When IT Support and DevOps work as a team everyone benefits

Bringing DevOps and Support Together

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Exploring the IT Value Chain

5 Ways Your IT Support and DevOps Teams Can Work Better Together

There is a division in the workforce: developers build and maintain software while the support team keeps everything up and running. While developers are tasked with continuously shipping product updates, support must attend to customer problems, uphold satisfaction and maintain business productivity.
Their goals are unified under the customer, who wants both reliability and innovation. Customers want more features, new technologies, and frequent updates to support competitiveness and rapidly changing business requirements. At the same time, they want their services to be stable. But change is often the nemesis of stability. The more you change something, the more likely you’ll break it. In fact, 80% of all incidents are due to changes (Gartner).
Anyone working on either of these teams will tell you there’s a silo. Silos happen unintentionally, but because they exist, problems arise:

Teams aren’t talking

When teams are separated, there’s a real lack of communication. Deployment failures have a high risk of downtime. And too often, changes are made that IT support doesn’t know about.

Development is out of the loop

Support feedback often represents customers and doesn’t get communicated with development, product owners and product managers.
But how do you break down these walls of communication, and improve business value?
IT support and development teams must work together, and with all other IT functions: development, operations, QA, support and testing. Everyone. Here are five ways you can start to improve collaboration:
1) Go from trapped knowledge to shared knowledge
Known errors should be tracked at the time of deployment and communicated to support. Support should link articles to incidents and problems, so everyone understands what’s causing the issues.
2) Shift from orphaned tickets to linked tickets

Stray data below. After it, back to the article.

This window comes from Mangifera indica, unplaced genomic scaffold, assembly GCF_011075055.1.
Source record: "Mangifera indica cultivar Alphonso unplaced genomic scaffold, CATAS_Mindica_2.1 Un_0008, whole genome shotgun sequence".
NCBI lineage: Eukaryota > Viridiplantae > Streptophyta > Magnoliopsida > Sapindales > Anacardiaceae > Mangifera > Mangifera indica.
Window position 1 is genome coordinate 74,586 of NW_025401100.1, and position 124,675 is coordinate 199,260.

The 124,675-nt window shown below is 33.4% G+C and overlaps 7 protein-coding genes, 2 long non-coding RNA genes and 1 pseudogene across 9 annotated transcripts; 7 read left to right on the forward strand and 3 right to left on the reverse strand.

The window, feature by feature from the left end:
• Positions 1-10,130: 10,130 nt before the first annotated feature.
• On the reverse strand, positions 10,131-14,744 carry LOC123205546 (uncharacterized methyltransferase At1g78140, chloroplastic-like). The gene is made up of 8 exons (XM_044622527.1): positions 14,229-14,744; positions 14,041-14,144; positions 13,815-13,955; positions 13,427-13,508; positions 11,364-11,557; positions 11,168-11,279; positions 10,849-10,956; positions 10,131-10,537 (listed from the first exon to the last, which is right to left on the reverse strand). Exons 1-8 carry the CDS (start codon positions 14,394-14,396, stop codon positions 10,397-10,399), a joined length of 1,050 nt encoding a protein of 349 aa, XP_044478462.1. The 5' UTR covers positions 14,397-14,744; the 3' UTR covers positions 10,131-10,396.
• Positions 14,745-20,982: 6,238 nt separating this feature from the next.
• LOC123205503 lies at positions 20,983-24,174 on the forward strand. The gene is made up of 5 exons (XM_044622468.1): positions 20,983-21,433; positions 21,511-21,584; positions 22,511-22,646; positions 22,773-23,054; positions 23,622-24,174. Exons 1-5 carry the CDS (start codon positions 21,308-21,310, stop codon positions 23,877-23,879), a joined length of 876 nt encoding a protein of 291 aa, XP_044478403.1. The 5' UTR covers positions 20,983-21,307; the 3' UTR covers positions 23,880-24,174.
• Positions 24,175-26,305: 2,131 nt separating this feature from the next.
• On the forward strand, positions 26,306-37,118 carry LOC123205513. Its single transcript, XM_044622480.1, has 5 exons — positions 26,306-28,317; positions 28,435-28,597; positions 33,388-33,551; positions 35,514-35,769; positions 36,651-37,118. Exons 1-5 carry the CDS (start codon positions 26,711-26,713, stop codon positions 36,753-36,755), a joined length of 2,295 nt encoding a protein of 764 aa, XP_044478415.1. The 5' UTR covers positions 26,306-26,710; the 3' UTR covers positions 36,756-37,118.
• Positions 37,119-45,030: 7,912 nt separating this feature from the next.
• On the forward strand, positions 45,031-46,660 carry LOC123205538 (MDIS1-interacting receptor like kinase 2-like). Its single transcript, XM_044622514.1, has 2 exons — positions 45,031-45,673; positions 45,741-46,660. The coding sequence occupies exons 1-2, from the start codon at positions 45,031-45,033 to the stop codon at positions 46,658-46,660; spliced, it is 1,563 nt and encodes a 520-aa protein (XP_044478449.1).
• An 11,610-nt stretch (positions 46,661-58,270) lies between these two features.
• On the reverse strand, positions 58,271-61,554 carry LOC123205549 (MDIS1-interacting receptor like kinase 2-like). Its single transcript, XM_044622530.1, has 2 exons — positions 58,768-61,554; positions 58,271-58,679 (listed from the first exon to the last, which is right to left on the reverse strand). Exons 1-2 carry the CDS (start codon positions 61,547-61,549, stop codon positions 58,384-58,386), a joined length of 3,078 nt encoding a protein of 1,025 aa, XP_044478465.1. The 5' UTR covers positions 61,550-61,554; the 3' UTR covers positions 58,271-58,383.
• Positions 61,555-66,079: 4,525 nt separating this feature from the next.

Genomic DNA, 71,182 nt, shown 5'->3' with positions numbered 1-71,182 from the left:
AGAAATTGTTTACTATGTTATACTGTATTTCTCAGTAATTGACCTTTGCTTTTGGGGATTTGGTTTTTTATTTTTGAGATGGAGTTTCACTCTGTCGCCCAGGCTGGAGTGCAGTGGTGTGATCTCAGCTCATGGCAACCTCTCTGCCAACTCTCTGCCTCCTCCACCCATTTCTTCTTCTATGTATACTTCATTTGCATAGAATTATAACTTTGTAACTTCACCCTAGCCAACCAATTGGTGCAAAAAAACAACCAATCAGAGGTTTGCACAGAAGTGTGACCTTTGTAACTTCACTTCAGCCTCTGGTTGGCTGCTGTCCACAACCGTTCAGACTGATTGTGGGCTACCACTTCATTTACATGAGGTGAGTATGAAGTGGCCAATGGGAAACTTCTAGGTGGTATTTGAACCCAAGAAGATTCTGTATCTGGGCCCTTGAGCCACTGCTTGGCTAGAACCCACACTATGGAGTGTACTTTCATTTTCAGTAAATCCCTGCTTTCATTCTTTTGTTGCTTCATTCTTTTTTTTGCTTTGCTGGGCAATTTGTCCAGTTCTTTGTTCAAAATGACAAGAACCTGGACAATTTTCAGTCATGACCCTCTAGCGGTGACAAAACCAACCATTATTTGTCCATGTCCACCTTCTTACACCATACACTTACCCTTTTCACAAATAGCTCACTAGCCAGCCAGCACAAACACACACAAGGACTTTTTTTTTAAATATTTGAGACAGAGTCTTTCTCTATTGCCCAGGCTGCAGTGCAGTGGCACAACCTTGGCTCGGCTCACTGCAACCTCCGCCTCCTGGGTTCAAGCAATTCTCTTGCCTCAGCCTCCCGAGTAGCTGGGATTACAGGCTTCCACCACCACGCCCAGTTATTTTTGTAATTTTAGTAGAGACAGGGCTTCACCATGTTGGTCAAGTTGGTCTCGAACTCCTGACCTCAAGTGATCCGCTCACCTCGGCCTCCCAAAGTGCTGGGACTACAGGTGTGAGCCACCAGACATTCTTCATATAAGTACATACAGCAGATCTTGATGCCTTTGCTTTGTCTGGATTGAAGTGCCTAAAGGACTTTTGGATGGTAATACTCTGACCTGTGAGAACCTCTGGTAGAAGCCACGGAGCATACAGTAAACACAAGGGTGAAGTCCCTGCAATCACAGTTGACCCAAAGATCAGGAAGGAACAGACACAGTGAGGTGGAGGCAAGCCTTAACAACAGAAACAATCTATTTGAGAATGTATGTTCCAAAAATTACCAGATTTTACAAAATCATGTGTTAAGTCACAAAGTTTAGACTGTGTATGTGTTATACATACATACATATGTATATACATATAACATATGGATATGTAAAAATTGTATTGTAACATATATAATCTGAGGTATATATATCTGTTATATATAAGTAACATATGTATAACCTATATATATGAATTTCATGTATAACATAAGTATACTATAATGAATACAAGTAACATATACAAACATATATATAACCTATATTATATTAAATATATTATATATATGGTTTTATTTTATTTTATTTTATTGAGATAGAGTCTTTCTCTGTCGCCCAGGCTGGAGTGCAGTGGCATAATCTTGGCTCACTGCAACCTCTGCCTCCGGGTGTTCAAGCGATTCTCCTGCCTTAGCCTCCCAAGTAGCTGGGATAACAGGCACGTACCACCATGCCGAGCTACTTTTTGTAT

All teams should be responsible for ticket linking and documentation including the service desk, admins, developers, and operations, so everyone knows what’s going on. Link incidents, problems and requests to changes and releases.
3) Don’t just deploy, but support
Continuous integration, continuous delivery, and continuous deployment are core to the First Way of DevOps—thinking about the performance of the overall system. Your team needs to be prepared to support, operate, and ensure their ability to restore services. They need to know what’s being deployed and when, so they can give the right answers to the customer.
4) Help with testing
Automated testing is key to a DevOps environment. On top of that, support teams hold data about various customer environments that should be continuously fed back to testing.
5) Keep up with monitoring data
Support should know about any proactive monitoring and provide requirements for monitoring, with events linked back to incidents, problems, and changes.

Better and faster IT is about culture, sharing and tools that unite your teams

A collaborative culture is critical to success in DevOps. Aligning support and development is the first step to understanding and delivering services your customers want and need.
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Sid Suri

Sid Suri is the Vice President of Marketing for JIRA Service Desk. He's working in various technology marketing roles over the last fifteen years at Salesforce.com, Oracle (CRM), InQuira (acquired by Oracle) and TIBCO Software. He has an MBA from the Haas School of Business and a bachelors in Economics and Italian from Middlebury College. He lives in San Francisco, California

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